Moreover, the benefits of the gambling industry extend beyond direct economic impact. It has been associated with increased employment and income, enhanced tourism and recreational opportunities, and rising property values. In 2021, around two-fifths of the adult population gambled each month in Great Britain, equating to approximately 22.5 million adults. This level of engagement suggests that the industry plays a significant role in recreational activity and entertainment for a substantial portion of the population.

Perhaps it is time to consider the benefits of including gaming and gambling in robust banking services, as this could help stabilise these sectors and be beneficial to everyone involved.

A way forward

Traditional banking models are clearly reticent about serving gaming and gambling companies. However, emerging transactional banking frameworks, like Electronic Money Institutions (EMIs), present advantages that offer a serious alternative for the sector.

These are relatively new providers and navigating the evolving landscape requires a careful selection of banking solution providers. When choosing an ideal provider, several essential criteria should be prioritised:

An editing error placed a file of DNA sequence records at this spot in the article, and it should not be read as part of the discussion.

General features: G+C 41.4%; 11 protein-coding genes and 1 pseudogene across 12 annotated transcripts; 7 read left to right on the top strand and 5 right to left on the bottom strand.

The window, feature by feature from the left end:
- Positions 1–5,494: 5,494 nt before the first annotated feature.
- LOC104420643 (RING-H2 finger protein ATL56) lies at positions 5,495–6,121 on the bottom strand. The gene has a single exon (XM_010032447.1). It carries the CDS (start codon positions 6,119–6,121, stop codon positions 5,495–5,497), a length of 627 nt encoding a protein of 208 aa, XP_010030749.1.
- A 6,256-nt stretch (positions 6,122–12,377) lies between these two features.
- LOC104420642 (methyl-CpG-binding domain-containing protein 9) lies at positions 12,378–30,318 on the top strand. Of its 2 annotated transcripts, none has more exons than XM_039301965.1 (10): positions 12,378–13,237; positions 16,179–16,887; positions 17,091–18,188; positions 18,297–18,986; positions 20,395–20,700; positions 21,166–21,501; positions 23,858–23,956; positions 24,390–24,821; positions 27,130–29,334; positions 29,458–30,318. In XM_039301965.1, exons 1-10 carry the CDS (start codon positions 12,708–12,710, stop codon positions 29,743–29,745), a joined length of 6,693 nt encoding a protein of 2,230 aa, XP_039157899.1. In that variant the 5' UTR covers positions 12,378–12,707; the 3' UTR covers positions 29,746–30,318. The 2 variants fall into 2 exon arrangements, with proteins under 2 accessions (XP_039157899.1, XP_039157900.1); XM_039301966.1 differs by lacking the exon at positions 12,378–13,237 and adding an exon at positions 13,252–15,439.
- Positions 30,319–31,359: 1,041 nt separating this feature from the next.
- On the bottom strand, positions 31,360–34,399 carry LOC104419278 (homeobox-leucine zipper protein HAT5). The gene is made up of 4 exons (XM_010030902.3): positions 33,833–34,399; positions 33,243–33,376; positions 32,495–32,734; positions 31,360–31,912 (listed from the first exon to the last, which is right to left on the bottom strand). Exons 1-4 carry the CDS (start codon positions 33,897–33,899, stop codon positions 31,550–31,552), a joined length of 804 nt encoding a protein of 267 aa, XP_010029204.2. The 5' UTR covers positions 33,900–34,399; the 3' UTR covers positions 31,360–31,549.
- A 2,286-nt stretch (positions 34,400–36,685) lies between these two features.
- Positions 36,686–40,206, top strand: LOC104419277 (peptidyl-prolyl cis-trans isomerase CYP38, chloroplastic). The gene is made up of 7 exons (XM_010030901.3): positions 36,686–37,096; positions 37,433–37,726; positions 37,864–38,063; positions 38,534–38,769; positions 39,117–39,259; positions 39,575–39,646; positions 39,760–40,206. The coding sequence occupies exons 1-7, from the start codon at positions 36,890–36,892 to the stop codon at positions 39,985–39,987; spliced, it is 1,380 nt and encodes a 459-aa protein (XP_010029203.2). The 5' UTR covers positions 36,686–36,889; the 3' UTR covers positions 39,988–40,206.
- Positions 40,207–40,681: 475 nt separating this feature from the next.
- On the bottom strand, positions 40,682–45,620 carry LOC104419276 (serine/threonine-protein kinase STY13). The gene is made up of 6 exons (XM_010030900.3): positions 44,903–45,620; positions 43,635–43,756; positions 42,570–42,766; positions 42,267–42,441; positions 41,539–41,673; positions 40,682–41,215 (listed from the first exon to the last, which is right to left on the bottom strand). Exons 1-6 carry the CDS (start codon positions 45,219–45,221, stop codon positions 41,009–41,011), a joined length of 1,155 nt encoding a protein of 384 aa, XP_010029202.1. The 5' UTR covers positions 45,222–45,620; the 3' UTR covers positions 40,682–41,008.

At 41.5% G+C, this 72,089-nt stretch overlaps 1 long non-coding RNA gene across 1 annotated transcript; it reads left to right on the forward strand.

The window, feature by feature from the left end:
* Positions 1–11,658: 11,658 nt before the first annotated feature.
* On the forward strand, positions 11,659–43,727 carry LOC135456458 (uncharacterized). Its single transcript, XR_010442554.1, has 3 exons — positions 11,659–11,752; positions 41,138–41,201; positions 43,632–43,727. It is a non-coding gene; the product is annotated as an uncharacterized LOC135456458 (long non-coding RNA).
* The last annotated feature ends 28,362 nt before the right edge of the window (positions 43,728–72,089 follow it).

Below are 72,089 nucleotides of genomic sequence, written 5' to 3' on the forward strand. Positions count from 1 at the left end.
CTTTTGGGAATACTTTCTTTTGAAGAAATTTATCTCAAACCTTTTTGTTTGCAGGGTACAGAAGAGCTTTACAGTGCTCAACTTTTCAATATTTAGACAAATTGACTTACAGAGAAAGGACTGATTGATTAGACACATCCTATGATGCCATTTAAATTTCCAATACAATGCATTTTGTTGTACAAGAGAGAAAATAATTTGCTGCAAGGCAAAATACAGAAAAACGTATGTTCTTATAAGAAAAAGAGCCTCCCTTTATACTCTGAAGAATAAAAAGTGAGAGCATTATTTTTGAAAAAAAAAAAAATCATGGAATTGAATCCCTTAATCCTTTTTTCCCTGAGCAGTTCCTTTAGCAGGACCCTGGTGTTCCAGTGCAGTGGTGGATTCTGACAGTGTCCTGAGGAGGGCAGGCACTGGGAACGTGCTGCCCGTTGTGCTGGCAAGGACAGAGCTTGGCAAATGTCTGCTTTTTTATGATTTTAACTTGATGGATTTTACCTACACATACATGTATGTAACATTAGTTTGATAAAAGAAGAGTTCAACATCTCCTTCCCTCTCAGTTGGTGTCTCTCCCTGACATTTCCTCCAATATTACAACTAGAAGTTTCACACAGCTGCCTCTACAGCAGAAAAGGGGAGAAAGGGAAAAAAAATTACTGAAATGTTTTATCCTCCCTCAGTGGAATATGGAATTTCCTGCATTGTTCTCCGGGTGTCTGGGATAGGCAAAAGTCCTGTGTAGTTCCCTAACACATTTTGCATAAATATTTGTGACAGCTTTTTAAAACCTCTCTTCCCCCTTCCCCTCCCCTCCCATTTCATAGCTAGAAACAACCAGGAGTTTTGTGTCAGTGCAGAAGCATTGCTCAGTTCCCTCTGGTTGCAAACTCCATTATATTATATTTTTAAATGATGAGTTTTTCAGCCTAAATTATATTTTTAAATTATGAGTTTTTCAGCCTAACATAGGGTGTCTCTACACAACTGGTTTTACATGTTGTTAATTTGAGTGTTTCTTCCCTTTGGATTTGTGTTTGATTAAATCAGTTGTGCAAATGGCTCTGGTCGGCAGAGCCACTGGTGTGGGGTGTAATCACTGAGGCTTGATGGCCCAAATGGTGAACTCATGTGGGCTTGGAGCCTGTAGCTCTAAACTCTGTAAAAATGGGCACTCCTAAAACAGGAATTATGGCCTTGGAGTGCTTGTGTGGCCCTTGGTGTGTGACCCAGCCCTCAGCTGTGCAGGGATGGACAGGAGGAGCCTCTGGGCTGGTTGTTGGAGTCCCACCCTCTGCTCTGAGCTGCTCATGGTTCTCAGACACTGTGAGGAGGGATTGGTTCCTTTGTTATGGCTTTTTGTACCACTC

• Licensing: Ensure that the provider holds the necessary licences to support gaming and gambling transactions.
  • Deposit assurance: Verify that deposits are held in the custody of a central bank, offering greater security for clients.
  • Compliance: Regulation is a moving target and is only going to increase. Providers need to have rigorous compliance protocols in place and the ability to review and update them regularly.
  • Industry experience: Experience working with high-risk industries is a must, as is a clear understanding of the gaming and gambling companies’ unique challenges.
  • KYC and AML expertise: Given the sensitive nature of these industries, a banking partner must excel in Know Your Customer (KYC) and Anti-Money Laundering (AML) processes.

Adaptation from both sides

For a successful partnership, there has to be an effort and willingness to adapt from both the banking service provider’s and the client’s side. Gaming and gambling companies should be prepared to meet the stringent requirements set by banking partners to foster a symbiotic relationship.

They must demonstrate willingness to adhere to strict standards, invest in compliance, and collaborate closely with banking institutions to develop a robust framework. This shared effort has the potential to better serve customers, enable sector growth and innovation, and ultimately benefit national economies.

By selecting the right banking solution providers and adapting to new compliance standards, these industries can not only safeguard their future but also contribute to a more stable and secure financial ecosystem for all.

Sofian Berrahal is Chief Business Officer at Nexpay

Licensed by the Bank of Lithuania, Nexpay is processing almost €1bn monthly across Europe, having helped over 600 businesses build the future of money. Prior to joining Nexpay in 2021, Sofian managed a multinational team at Dukascopy Bank SA, an innovative Swiss bank that provides online ECN Forex, precious metals, and CFD trading facilities through the SWFX platform